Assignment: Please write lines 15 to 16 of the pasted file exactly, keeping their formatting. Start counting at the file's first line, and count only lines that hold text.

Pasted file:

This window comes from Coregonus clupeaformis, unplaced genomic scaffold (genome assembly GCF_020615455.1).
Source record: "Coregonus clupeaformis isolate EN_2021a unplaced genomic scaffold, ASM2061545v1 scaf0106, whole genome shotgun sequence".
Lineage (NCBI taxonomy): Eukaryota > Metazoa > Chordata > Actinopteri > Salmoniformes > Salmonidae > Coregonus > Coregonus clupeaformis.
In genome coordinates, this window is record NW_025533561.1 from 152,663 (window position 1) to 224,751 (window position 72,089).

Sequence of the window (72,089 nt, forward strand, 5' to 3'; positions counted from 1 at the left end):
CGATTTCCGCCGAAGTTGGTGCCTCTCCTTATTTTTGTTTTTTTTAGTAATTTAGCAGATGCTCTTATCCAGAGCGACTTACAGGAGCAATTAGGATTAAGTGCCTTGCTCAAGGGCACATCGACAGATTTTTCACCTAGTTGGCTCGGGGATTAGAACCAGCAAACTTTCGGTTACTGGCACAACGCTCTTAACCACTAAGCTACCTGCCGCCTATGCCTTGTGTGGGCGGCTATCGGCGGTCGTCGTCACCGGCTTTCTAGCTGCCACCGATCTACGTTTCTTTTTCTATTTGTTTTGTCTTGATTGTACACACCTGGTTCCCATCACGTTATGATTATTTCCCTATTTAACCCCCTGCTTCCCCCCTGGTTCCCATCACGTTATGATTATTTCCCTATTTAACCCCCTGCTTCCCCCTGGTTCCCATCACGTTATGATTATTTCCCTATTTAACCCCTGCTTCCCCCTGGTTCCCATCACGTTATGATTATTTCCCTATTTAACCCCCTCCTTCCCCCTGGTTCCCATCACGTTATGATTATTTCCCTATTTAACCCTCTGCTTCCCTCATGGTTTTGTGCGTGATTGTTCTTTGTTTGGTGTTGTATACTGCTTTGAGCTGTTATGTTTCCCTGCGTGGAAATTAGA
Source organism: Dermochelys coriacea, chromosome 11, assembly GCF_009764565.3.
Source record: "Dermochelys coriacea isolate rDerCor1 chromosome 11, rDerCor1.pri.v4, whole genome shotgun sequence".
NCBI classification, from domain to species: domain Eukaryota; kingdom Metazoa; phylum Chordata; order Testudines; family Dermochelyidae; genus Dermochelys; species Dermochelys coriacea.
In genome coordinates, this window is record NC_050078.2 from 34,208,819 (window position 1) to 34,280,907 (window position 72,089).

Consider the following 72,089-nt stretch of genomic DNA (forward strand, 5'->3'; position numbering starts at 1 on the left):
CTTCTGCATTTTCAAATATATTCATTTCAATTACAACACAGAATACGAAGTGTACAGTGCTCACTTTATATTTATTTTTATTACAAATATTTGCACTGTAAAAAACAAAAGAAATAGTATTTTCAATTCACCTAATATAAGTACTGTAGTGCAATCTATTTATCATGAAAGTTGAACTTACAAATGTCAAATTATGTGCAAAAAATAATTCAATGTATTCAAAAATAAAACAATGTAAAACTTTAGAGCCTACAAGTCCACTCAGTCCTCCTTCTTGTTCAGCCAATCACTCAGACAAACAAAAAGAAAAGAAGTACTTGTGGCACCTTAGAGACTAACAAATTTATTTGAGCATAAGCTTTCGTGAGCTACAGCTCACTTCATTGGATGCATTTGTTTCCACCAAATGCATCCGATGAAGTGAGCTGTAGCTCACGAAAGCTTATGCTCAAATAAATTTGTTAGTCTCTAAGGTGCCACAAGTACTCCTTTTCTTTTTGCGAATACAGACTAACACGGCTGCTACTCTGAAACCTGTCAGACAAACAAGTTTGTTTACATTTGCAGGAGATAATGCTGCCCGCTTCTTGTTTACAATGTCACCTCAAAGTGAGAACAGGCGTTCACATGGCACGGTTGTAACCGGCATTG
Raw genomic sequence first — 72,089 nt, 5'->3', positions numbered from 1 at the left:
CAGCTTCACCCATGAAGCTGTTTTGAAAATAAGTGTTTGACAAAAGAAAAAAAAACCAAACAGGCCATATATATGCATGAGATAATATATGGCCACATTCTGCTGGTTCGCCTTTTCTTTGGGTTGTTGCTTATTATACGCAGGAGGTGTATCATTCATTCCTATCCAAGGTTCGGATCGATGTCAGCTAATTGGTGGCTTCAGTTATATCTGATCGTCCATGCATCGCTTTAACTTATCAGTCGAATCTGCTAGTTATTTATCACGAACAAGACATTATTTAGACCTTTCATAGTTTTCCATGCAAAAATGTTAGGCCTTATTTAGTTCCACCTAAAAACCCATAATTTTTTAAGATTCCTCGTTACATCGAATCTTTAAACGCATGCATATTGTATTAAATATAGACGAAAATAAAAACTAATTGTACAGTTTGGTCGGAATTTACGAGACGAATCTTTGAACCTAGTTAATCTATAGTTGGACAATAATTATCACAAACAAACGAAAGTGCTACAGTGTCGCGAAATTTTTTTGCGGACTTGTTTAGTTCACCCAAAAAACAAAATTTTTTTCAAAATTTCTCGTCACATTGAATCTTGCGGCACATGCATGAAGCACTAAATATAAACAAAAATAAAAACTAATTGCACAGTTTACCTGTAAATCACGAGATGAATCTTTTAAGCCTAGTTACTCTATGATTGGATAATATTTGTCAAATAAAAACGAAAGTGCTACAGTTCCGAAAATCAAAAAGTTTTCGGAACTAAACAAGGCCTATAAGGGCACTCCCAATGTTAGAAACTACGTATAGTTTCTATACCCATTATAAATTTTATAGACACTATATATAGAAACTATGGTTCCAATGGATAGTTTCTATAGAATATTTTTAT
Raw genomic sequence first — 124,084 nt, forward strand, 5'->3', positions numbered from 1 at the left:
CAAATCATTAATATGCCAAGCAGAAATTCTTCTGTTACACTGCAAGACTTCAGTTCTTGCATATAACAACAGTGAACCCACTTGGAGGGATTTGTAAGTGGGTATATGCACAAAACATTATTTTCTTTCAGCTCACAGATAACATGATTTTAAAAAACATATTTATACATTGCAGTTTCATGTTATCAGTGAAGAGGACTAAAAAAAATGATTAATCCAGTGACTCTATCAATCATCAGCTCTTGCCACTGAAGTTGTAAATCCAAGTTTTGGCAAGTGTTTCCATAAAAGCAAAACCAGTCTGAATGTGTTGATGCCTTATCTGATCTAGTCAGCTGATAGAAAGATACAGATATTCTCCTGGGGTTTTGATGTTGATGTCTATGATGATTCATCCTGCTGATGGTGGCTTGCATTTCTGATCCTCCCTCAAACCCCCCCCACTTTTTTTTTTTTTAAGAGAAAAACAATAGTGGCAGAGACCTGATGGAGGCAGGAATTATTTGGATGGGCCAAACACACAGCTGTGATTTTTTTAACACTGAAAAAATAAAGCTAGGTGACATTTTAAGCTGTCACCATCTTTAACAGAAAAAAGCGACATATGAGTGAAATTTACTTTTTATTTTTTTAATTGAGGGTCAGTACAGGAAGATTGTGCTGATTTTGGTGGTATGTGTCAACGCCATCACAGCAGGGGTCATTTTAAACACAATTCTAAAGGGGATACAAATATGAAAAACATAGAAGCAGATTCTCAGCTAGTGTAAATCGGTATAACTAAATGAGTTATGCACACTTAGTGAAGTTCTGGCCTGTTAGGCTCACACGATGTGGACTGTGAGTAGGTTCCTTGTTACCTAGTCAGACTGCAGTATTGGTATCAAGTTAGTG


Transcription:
Raw genomic sequence first — 124,084 nt, forward strand, 5'->3', positions numbered from 1 at the left:
CAAATCATTAATATGCCAAGCAGAAATTCTTCTGTTACACTGCAAGACTTCAGTTCTTGCATATAACAACAGTGAACCCACTTGGAGGGATTTGTAAGTGGGTATATGCACAAAACATTATTTTCTTTCAGCTCACAGATAACATGATTTTAAAAAACATATTTATACATTGCAGTTTCATGTTATCAGTGAAGAGGACTAAAAAAAATGATTAATCCAGTGACTCTATCAATCATCAGCTCTTGCCACTGAAGTTGTAAATCCAAGTTTTGGCAAGTGTTTCCATAAAAGCAAAACCAGTCTGAATGTGTTGATGCCTTATCTGATCTAGTCAGCTGATAGAAAGATACAGATATTCTCCTGGGGTTTTGATGTTGATGTCTATGATGATTCATCCTGCTGATGGTGGCTTGCATTTCTGATCCTCCCTCAAACCCCCCCCACTTTTTTTTTTTTTAAGAGAAAAACAATAGTGGCAGAGACCTGATGGAGGCAGGAATTATTTGGATGGGCCAAACACACAGCTGTGATTTTTTTAACACTGAAAAAATAAAGCTAGGTGACATTTTAAGCTGTCACCATCTTTAACAGAAAAAAGCGACATATGAGTGAAATTTACTTTTTATTTTTTTAATTGAGGGTCAGTACAGGAAGATTGTGCTGATTTTGGTGGTATGTGTCAACGCCATCACAGCAGGGGTCATTTTAAACACAATTCTAAAGGGGATACAAATATGAAAAACATAGAAGCAGATTCTCAGCTAGTGTAAATCGGTATAACTAAATGAGTTATGCACACTTAGTGAAGTTCTGGCCTGTTAGGCTCACACGATGTGGACTGTGAGTAGGTTCCTTGTTACCTAGTCAGACTGCAGTATTGGTATCAAGTTAGTG